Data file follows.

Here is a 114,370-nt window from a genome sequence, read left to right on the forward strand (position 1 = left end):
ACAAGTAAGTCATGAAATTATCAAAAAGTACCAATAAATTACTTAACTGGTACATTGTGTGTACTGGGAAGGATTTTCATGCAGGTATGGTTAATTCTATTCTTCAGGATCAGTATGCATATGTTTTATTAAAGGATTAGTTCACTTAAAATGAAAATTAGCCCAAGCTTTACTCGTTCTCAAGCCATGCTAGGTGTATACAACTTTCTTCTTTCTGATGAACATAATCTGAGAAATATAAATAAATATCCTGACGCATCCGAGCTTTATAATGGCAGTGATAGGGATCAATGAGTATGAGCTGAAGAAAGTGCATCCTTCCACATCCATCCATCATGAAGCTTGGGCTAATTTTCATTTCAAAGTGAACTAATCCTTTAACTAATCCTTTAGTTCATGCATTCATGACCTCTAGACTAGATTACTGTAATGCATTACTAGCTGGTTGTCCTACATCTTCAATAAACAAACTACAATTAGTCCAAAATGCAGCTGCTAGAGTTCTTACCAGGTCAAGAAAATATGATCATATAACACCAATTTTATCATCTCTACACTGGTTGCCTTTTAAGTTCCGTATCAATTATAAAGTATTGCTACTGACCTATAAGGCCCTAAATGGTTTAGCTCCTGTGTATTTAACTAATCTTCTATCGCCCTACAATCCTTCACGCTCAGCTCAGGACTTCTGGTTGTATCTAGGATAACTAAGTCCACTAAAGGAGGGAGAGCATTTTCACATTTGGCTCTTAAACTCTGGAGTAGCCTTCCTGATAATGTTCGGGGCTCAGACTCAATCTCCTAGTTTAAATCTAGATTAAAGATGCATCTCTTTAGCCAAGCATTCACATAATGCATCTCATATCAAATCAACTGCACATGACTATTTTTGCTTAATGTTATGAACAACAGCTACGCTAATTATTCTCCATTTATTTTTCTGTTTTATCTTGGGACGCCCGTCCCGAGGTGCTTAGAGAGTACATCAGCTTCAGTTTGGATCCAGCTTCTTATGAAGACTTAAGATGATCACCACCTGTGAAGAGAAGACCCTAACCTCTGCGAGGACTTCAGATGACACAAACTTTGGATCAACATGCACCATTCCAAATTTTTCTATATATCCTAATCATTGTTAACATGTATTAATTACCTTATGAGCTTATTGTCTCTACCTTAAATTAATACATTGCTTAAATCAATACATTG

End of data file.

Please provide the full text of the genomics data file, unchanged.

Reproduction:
Here is a 114,370-nt window from a genome sequence, read left to right on the forward strand (position 1 = left end):
ACAAGTAAGTCATGAAATTATCAAAAAGTACCAATAAATTACTTAACTGGTACATTGTGTGTACTGGGAAGGATTTTCATGCAGGTATGGTTAATTCTATTCTTCAGGATCAGTATGCATATGTTTTATTAAAGGATTAGTTCACTTAAAATGAAAATTAGCCCAAGCTTTACTCGTTCTCAAGCCATGCTAGGTGTATACAACTTTCTTCTTTCTGATGAACATAATCTGAGAAATATAAATAAATATCCTGACGCATCCGAGCTTTATAATGGCAGTGATAGGGATCAATGAGTATGAGCTGAAGAAAGTGCATCCTTCCACATCCATCCATCATGAAGCTTGGGCTAATTTTCATTTCAAAGTGAACTAATCCTTTAACTAATCCTTTAGTTCATGCATTCATGACCTCTAGACTAGATTACTGTAATGCATTACTAGCTGGTTGTCCTACATCTTCAATAAACAAACTACAATTAGTCCAAAATGCAGCTGCTAGAGTTCTTACCAGGTCAAGAAAATATGATCATATAACACCAATTTTATCATCTCTACACTGGTTGCCTTTTAAGTTCCGTATCAATTATAAAGTATTGCTACTGACCTATAAGGCCCTAAATGGTTTAGCTCCTGTGTATTTAACTAATCTTCTATCGCCCTACAATCCTTCACGCTCAGCTCAGGACTTCTGGTTGTATCTAGGATAACTAAGTCCACTAAAGGAGGGAGAGCATTTTCACATTTGGCTCTTAAACTCTGGAGTAGCCTTCCTGATAATGTTCGGGGCTCAGACTCAATCTCCTAGTTTAAATCTAGATTAAAGATGCATCTCTTTAGCCAAGCATTCACATAATGCATCTCATATCAAATCAACTGCACATGACTATTTTTGCTTAATGTTATGAACAACAGCTACGCTAATTATTCTCCATTTATTTTTCTGTTTTATCTTGGGACGCCCGTCCCGAGGTGCTTAGAGAGTACATCAGCTTCAGTTTGGATCCAGCTTCTTATGAAGACTTAAGATGATCACCACCTGTGAAGAGAAGACCCTAACCTCTGCGAGGACTTCAGATGACACAAACTTTGGATCAACATGCACCATTCCAAATTTTTCTATATATCCTAATCATTGTTAACATGTATTAATTACCTTATGAGCTTATTGTCTCTACCTTAAATTAATACATTGCTTAAATCAATACATTG